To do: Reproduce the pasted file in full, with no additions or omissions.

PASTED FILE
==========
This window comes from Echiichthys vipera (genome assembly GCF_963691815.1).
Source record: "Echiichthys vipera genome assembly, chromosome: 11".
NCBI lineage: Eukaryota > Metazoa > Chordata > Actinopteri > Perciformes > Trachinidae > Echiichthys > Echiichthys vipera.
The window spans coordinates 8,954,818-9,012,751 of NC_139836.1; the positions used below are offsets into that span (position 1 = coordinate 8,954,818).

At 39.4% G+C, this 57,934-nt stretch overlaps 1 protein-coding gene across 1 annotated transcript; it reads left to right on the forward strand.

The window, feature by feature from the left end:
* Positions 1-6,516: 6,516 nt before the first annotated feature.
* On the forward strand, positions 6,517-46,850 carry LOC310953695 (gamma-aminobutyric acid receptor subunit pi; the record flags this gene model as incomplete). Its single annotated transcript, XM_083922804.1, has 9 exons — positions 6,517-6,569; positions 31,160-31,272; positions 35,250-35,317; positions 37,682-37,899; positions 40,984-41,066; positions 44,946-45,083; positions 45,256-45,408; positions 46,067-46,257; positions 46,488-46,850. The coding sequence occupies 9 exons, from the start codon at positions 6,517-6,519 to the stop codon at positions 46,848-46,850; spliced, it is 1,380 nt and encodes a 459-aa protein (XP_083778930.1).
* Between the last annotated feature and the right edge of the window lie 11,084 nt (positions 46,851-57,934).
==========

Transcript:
This window comes from Echiichthys vipera (genome assembly GCF_963691815.1).
Source record: "Echiichthys vipera genome assembly, chromosome: 11".
NCBI lineage: Eukaryota > Metazoa > Chordata > Actinopteri > Perciformes > Trachinidae > Echiichthys > Echiichthys vipera.
The window spans coordinates 8,954,818-9,012,751 of NC_139836.1; the positions used below are offsets into that span (position 1 = coordinate 8,954,818).

At 39.4% G+C, this 57,934-nt stretch overlaps 1 protein-coding gene across 1 annotated transcript; it reads left to right on the forward strand.

The window, feature by feature from the left end:
* Positions 1-6,516: 6,516 nt before the first annotated feature.
* On the forward strand, positions 6,517-46,850 carry LOC310953695 (gamma-aminobutyric acid receptor subunit pi; the record flags this gene model as incomplete). Its single annotated transcript, XM_083922804.1, has 9 exons — positions 6,517-6,569; positions 31,160-31,272; positions 35,250-35,317; positions 37,682-37,899; positions 40,984-41,066; positions 44,946-45,083; positions 45,256-45,408; positions 46,067-46,257; positions 46,488-46,850. The coding sequence occupies 9 exons, from the start codon at positions 6,517-6,519 to the stop codon at positions 46,848-46,850; spliced, it is 1,380 nt and encodes a 459-aa protein (XP_083778930.1).
* Between the last annotated feature and the right edge of the window lie 11,084 nt (positions 46,851-57,934).